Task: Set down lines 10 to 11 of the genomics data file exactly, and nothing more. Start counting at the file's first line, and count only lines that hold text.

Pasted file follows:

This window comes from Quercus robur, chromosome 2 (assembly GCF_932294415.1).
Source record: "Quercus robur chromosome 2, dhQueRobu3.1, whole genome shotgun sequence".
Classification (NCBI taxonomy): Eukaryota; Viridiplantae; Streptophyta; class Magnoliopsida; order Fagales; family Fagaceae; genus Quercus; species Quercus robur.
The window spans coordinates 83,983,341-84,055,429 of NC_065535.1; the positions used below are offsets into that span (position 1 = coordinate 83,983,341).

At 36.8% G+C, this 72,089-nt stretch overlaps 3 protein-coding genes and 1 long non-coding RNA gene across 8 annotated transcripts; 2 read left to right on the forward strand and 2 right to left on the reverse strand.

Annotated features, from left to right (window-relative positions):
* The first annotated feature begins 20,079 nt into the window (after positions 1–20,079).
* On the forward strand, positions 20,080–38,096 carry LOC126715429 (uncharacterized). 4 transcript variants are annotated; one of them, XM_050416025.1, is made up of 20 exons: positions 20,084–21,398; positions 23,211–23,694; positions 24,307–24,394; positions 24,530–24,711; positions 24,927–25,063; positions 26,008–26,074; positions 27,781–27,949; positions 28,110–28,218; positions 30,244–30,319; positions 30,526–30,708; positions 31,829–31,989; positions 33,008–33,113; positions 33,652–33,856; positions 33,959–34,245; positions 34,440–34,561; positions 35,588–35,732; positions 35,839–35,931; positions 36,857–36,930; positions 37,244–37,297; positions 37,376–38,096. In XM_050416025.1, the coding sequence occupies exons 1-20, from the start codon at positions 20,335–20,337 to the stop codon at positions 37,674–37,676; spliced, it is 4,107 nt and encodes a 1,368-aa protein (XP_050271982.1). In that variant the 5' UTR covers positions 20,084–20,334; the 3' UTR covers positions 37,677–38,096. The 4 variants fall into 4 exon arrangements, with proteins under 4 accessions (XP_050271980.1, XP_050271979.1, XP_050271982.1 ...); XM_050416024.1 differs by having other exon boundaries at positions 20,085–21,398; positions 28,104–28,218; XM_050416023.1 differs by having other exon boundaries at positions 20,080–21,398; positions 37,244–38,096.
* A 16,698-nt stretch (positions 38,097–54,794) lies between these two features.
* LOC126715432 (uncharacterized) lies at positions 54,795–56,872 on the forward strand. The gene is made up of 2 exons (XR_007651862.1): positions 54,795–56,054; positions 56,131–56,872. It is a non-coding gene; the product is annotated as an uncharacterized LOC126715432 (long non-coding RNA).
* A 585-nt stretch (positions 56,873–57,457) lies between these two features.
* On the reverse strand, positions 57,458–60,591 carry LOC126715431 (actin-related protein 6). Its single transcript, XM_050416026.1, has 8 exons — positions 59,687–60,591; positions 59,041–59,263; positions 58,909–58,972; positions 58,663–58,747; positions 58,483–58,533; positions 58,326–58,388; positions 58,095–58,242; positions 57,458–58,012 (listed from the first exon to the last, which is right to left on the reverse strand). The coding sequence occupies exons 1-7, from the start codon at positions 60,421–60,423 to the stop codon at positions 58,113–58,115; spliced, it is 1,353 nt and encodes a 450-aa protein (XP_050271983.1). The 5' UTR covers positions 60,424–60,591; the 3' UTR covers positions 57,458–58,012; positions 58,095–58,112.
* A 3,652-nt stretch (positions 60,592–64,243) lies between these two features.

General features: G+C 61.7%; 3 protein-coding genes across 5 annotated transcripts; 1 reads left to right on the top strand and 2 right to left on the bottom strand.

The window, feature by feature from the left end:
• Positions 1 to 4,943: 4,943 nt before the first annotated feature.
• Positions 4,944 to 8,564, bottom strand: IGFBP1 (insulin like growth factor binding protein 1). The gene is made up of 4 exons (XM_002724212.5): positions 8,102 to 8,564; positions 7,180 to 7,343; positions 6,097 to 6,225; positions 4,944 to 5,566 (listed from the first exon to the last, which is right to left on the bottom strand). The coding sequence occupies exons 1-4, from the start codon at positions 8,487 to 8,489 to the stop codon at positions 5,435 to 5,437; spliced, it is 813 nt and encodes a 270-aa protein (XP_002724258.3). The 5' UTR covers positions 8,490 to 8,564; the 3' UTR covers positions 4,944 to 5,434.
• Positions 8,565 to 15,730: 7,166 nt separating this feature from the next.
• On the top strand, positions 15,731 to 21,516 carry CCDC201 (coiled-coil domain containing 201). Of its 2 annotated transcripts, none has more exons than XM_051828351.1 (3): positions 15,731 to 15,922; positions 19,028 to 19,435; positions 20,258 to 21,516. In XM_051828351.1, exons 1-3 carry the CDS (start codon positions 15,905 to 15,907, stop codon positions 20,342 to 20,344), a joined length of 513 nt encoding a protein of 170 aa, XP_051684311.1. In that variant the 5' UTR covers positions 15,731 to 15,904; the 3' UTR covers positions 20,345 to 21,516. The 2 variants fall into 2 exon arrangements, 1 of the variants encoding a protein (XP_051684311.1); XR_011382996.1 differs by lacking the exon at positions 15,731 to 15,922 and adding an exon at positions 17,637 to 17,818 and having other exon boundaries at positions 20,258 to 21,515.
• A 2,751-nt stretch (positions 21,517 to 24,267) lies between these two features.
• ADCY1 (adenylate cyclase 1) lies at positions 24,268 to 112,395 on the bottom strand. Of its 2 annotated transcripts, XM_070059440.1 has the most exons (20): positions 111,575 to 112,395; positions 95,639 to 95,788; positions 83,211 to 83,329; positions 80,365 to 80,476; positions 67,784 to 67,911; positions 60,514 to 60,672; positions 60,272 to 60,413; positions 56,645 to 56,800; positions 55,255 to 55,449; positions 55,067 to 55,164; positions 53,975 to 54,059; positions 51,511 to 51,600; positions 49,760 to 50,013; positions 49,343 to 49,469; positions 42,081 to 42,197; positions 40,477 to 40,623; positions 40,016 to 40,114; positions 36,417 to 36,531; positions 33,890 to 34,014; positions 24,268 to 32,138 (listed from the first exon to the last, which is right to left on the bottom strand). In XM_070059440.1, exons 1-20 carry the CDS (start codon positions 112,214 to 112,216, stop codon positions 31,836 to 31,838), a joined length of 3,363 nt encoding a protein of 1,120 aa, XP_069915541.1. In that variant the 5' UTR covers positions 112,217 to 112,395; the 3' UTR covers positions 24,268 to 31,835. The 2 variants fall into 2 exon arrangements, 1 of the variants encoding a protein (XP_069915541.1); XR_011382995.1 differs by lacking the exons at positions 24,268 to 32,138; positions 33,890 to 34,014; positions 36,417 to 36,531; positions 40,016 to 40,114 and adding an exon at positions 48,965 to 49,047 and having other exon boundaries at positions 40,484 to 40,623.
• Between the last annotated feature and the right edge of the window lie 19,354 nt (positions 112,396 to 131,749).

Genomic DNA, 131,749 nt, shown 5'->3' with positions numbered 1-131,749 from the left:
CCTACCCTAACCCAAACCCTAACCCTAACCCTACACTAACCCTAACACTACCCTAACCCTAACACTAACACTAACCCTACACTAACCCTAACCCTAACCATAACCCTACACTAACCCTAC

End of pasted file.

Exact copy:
* LOC126715432 (uncharacterized) lies at positions 54,795–56,872 on the forward strand. The gene is made up of 2 exons (XR_007651862.1): positions 54,795–56,054; positions 56,131–56,872. It is a non-coding gene; the product is annotated as an uncharacterized LOC126715432 (long non-coding RNA).
* A 585-nt stretch (positions 56,873–57,457) lies between these two features.